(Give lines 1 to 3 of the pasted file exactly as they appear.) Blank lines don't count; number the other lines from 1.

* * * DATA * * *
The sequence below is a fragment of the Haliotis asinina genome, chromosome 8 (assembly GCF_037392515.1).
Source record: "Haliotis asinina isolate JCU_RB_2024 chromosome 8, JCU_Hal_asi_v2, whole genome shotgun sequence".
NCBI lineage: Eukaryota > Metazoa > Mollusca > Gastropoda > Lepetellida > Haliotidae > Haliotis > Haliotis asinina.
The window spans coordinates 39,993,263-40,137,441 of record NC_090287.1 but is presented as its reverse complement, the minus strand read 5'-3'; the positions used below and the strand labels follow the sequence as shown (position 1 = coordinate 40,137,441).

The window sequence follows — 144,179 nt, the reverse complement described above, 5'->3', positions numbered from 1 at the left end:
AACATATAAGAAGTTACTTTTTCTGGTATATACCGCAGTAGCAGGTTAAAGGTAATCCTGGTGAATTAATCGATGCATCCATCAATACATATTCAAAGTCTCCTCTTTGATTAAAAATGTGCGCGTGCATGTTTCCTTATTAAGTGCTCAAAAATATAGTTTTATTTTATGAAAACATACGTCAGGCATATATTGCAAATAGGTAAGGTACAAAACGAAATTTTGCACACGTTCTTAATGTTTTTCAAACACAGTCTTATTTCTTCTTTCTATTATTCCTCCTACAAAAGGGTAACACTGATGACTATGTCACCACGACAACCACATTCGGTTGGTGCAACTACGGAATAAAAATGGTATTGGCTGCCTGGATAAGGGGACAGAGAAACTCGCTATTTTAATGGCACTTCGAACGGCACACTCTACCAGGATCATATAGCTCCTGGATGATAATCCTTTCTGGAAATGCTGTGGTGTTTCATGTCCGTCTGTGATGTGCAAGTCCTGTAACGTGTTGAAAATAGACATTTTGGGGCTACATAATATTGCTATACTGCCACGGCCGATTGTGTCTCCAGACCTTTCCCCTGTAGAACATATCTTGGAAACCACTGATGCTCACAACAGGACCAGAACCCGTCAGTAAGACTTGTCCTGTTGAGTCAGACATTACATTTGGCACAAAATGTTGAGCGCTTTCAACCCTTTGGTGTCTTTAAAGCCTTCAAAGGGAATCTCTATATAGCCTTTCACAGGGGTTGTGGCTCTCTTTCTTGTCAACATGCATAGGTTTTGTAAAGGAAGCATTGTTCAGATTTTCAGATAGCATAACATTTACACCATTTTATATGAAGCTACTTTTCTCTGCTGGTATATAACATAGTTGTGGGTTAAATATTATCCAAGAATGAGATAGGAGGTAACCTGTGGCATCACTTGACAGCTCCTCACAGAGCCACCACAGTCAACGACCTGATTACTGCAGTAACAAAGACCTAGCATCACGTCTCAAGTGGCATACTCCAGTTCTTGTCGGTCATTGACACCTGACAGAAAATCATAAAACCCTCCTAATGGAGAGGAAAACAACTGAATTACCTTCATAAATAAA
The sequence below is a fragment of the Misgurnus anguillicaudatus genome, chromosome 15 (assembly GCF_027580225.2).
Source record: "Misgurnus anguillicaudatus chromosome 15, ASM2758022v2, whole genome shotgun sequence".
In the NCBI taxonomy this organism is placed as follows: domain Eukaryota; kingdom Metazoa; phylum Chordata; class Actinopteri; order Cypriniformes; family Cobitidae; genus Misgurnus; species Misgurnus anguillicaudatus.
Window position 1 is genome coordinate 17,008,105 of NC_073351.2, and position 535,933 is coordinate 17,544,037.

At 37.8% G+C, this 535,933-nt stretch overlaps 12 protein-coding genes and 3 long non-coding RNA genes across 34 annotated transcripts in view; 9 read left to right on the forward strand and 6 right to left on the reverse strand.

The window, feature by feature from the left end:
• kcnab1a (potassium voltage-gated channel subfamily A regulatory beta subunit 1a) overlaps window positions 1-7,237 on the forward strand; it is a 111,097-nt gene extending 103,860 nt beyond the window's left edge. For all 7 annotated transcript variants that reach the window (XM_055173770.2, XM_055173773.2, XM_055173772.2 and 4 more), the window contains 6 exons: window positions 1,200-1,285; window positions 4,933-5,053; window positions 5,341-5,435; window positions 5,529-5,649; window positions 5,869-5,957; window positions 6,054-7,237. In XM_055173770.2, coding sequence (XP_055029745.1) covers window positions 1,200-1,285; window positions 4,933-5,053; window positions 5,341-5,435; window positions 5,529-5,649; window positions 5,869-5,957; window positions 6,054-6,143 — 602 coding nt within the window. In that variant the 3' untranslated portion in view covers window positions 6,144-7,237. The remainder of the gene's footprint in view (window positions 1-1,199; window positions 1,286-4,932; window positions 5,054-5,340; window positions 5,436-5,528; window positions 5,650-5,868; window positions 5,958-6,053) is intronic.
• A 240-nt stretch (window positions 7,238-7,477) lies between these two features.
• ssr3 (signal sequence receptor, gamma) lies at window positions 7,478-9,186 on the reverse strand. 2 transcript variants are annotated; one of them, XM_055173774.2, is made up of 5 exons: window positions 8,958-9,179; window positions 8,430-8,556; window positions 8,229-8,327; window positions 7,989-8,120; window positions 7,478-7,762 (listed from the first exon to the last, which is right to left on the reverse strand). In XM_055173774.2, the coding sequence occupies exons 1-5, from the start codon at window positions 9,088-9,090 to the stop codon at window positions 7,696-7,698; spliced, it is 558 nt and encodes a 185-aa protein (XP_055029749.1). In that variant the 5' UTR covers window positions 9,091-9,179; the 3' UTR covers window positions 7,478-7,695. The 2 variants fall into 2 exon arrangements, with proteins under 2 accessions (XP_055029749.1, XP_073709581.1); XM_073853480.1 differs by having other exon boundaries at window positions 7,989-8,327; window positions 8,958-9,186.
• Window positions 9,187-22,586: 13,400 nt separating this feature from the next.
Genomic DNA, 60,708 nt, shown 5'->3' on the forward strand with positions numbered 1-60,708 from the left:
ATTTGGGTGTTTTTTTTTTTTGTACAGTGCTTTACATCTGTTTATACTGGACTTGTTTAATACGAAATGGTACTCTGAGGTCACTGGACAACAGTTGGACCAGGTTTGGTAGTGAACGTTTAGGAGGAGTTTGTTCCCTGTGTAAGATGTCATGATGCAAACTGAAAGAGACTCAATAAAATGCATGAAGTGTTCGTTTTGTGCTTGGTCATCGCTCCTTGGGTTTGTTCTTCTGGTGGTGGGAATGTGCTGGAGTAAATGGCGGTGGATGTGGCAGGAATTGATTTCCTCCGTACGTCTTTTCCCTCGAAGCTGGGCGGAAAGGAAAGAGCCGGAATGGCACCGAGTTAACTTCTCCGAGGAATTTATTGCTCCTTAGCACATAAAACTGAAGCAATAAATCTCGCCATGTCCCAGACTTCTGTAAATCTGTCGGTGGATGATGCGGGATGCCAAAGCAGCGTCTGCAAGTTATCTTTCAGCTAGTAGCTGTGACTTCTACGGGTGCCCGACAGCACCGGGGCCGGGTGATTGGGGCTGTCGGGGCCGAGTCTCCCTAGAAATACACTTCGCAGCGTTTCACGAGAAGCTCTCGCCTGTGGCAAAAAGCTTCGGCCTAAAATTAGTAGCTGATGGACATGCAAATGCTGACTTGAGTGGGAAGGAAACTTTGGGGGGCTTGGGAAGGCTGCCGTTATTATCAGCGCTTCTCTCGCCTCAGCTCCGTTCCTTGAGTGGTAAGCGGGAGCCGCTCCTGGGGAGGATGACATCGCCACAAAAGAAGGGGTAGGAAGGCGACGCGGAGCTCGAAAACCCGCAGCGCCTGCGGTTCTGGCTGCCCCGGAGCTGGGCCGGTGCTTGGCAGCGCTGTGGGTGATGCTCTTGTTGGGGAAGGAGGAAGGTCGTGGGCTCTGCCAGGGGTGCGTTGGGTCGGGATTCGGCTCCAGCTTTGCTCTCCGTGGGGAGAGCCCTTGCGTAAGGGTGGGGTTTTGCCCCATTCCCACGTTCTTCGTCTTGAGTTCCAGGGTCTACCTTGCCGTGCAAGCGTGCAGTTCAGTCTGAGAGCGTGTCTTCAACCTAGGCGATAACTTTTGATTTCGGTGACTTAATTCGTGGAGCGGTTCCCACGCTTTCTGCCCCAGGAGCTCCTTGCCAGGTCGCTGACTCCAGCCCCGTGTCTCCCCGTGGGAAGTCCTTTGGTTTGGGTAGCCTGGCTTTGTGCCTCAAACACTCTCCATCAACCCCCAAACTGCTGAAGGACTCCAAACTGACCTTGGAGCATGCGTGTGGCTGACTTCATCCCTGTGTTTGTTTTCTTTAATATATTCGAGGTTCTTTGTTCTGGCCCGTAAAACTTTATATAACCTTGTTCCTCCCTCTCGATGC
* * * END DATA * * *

The sequence below is a fragment of the Haliotis asinina genome, chromosome 8 (assembly GCF_037392515.1).
Source record: "Haliotis asinina isolate JCU_RB_2024 chromosome 8, JCU_Hal_asi_v2, whole genome shotgun sequence".
NCBI lineage: Eukaryota > Metazoa > Mollusca > Gastropoda > Lepetellida > Haliotidae > Haliotis > Haliotis asinina.